FAMILY LAW ARBITRATION BRISBANE
What is Arbitration?
Arbitration is a process in which parties to a dispute present arguments and evidence to an impartial third party (arbitrator), who makes a determination to resolve the dispute. It can either be undertaken by a private agreement or by referral from a court.
Arbitration, like mediation, can be a cost effective, timely way to decide any or all issues. Arbitration can resolved all issues or narrow the issues for a court to decide.
The advantages of arbitration include:
- The parties have control of the arbitration process and it can be structured to meet the needs of the individual parties and their issues;
- An arbitration does not require the same level of formality as a Court hearing.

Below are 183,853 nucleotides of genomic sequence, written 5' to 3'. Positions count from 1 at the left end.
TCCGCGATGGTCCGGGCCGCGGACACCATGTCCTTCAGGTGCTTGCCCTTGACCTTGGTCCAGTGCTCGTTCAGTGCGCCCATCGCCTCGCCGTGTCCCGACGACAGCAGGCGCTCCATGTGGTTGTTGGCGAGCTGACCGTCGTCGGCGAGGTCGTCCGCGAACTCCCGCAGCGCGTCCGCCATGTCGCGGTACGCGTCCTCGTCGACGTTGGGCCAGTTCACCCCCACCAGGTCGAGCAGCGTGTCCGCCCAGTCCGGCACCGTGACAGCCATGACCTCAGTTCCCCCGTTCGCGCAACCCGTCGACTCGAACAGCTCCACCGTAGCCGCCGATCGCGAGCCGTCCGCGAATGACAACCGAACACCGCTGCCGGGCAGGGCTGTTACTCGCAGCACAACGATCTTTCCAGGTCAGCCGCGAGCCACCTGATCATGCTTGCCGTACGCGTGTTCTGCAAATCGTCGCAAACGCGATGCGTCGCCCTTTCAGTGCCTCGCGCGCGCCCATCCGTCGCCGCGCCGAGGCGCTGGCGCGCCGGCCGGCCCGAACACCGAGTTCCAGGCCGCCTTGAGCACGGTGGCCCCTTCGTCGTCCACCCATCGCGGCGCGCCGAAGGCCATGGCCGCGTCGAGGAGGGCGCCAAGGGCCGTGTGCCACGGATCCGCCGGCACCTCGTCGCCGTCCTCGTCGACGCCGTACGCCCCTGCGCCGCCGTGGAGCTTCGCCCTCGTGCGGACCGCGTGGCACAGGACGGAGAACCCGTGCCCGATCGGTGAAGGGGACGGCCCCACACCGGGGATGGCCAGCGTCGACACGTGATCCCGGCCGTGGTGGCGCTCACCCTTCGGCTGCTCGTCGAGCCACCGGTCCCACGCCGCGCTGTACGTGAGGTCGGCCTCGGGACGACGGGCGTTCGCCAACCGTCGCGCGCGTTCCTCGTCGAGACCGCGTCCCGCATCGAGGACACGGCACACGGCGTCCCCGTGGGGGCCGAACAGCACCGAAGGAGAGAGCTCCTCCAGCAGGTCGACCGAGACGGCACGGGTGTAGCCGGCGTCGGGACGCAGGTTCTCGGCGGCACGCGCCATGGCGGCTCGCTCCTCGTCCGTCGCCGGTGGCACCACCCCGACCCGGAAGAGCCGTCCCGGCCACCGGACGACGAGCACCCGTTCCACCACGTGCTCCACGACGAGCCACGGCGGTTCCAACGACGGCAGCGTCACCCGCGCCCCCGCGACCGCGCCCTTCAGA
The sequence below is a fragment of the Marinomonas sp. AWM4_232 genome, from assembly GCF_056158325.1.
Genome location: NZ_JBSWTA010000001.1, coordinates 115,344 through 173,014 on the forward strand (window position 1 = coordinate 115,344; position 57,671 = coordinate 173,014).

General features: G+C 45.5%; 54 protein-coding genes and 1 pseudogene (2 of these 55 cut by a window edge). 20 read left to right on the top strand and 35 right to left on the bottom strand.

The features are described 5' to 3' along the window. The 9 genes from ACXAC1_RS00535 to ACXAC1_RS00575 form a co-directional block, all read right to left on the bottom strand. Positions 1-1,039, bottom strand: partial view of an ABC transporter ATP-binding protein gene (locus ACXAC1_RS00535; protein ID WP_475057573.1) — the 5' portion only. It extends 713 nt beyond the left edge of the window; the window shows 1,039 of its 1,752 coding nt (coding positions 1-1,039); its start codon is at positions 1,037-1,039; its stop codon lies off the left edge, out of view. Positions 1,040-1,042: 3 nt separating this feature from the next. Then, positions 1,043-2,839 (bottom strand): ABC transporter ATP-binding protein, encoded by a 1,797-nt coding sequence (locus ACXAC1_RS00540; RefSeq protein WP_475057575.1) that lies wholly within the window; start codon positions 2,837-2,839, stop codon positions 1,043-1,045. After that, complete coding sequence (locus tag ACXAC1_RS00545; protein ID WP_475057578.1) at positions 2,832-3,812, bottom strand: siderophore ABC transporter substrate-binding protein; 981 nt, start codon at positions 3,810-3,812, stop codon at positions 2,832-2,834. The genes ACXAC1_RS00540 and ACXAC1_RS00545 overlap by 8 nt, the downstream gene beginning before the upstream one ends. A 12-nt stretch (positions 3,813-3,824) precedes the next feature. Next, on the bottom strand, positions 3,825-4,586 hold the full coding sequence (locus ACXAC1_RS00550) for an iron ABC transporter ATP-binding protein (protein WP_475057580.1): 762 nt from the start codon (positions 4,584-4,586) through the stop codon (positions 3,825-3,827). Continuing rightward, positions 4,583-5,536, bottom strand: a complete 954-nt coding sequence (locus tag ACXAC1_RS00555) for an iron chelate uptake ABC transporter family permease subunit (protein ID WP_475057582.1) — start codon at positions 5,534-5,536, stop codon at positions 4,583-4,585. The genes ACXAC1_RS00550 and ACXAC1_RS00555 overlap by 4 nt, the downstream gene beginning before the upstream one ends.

- The arbitration can be held at a time and place as agreed between the parties and the arbitrator.
- The parties and arbitrator set their own timetable. As a result, the parties can avoid the delays inherent in Court matters, obtain a prompt resolution of disputed issues, and have certainty that the hearing will take place on the agreed date.
- The arbitrator must provide a written decision on a time agreed or within 28 days of the arbitration hearing;
- Arbitration takes place in a confidential setting. Arbitrators take an oath not to disclose any communication or information received in their capacity as arbitrator.
- An arbitration award is binding and enforceable and only reviewable in limited circumstances;.
- By designing an arbitration process which meets their individual needs, and avoiding the costs of litigation, parties can achieve significant costs savings.
Types of family law matters that can be arbitrated:
- Property matters;
- Spousal maintenance;
- Maintenance agreements;
- Financial agreements made pre, post or during marriage;
- Superannuation agreements; and
- Execution and compliance with court orders